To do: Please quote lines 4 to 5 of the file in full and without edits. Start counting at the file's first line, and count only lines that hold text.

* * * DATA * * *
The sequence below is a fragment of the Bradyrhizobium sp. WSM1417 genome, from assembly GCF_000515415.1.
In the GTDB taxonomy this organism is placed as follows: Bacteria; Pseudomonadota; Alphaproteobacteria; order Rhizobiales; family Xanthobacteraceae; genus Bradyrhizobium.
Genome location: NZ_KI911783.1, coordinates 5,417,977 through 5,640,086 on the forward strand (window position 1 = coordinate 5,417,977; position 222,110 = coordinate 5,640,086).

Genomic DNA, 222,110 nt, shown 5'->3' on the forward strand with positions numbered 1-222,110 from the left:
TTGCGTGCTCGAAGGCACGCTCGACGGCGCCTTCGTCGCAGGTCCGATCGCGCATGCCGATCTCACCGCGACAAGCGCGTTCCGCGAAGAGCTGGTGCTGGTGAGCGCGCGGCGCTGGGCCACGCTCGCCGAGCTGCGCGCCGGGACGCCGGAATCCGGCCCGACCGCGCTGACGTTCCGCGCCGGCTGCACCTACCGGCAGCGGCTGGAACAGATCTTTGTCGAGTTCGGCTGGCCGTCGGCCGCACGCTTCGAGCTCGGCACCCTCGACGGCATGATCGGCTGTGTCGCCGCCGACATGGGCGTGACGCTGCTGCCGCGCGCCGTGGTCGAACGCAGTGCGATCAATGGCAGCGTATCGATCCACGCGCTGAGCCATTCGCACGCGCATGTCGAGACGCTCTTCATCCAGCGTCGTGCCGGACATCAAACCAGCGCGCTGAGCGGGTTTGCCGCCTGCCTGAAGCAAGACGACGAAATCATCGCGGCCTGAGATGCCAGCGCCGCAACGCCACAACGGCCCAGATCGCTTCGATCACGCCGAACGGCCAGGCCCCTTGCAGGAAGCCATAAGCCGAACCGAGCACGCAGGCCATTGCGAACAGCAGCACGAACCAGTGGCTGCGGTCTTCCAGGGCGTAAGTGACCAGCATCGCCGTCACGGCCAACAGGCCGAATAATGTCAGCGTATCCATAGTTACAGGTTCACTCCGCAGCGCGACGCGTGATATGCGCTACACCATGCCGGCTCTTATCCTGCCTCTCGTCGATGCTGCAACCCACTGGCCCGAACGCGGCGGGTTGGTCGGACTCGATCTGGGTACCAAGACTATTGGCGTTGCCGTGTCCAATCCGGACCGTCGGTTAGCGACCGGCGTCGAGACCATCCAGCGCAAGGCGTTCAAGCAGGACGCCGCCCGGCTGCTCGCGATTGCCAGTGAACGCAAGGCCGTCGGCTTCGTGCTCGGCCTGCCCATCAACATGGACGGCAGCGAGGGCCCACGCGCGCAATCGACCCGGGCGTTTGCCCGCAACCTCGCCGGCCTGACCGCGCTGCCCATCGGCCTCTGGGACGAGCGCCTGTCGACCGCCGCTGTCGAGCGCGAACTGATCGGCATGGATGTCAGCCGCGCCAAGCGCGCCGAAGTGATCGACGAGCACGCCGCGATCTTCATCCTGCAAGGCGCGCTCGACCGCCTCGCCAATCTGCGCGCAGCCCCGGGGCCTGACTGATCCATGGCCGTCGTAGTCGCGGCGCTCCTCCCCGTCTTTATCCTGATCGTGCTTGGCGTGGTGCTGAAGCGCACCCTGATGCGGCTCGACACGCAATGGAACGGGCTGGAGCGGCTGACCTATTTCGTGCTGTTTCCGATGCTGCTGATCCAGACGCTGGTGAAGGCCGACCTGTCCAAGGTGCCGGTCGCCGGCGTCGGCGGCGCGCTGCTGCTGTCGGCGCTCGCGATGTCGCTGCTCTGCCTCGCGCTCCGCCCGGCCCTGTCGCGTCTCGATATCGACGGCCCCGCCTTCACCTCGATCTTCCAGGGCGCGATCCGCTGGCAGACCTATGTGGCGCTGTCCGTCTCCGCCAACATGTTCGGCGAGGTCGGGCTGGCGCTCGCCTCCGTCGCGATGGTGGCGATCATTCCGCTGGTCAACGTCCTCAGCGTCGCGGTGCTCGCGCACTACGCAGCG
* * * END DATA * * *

Genomic DNA, 222,110 nt, shown 5'->3' on the forward strand with positions numbered 1-222,110 from the left:
TTGCGTGCTCGAAGGCACGCTCGACGGCGCCTTCGTCGCAGGTCCGATCGCGCATGCCGATCTCACCGCGACAAGCGCGTTCCGCGAAGAGCTGGTGCTGGTGAGCGCGCGGCGCTGGGCCACGCTCGCCGAGCTGCGCGCCGGGACGCCGGAATCCGGCCCGACCGCGCTGACGTTCCGCGCCGGCTGCACCTACCGGCAGCGGCTGGAACAGATCTTTGTCGAGTTCGGCTGGCCGTCGGCCGCACGCTTCGAGCTCGGCACCCTCGACGGCATGATCGGCTGTGTCGCCGCCGACATGGGCGTGACGCTGCTGCCGCGCGCCGTGGTCGAACGCAGTGCGATCAATGGCAGCGTATCGATCCACGCGCTGAGCCATTCGCACGCGCATGTCGAGACGCTCTTCATCCAGCGTCGTGCCGGACATCAAACCAGCGCGCTGAGCGGGTTTGCCGCCTGCCTGAAGCAAGACGACGAAATCATCGCGGCCTGAGATGCCAGCGCCGCAACGCCACAACGGCCCAGATCGCTTCGATCACGCCGAACGGCCAGGCCCCTTGCAGGAAGCCATAAGCCGAACCGAGCACGCAGGCCATTGCGAACAGCAGCACGAACCAGTGGCTGCGGTCTTCCAGGGCGTAAGTGACCAGCATCGCCGTCACGGCCAACAGGCCGAATAATGTCAGCGTATCCATAGTTACAGGTTCACTCCGCAGCGCGACGCGTGATATGCGCTACACCATGCCGGCTCTTATCCTGCCTCTCGTCGATGCTGCAACCCACTGGCCCGAACGCGGCGGGTTGGTCGGACTCGATCTGGGTACCAAGACTATTGGCGTTGCCGTGTCCAATCCGGACCGTCGGTTAGCGACCGGCGTCGAGACCATCCAGCGCAAGGCGTTCAAGCAGGACGCCGCCCGGCTGCTCGCGATTGCCAGTGAACGCAAGGCCGTCGGCTTCGTGCTCGGCCTGCCCATCAACATGGACGGCAGCGAGGGCCCACGCGCGCAATCGACCCGGGCGTTTGCCCGCAACCTCGCCGGCCTGACCGCGCTGCCCATCGGCCTCTGGGACGAGCGCCTGTCGACCGCCGCTGTCGAGCGCGAACTGATCGGCATGGATGTCAGCCGCGCCAAGCGCGCCGAAGTGATCGACGAGCACGCCGCGATCTTCATCCTGCAAGGCGCGCTCGACCGCCTCGCCAATCTGCGCGCAGCCCCGGGGCCTGACTGATCCATGGCCGTCGTAGTCGCGGCGCTCCTCCCCGTCTTTATCCTGATCGTGCTTGGCGTGGTGCTGAAGCGCACCCTGATGCGGCTCGACACGCAATGGAACGGGCTGGAGCGGCTGACCTATTTCGTGCTGTTTCCGATGCTGCTGATCCAGACGCTGGTGAAGGCCGACCTGTCCAAGGTGCCGGTCGCCGGCGTCGGCGGCGCGCTGCTGCTGTCGGCGCTCGCGATGTCGCTGCTCTGCCTCGCGCTCCGCCCGGCCCTGTCGCGTCTCGATATCGACGGCCCCGCCTTCACCTCGATCTTCCAGGGCGCGATCCGCTGGCAGACCTATGTGGCGCTGTCCGTCTCCGCCAACATGTTCGGCGAGGTCGGGCTGGCGCTCGCCTCCGTCGCGATGGTGGCGATCATTCCGCTGGTCAACGTCCTCAGCGTCGCGGTGCTCGCGCACTACGCAGCG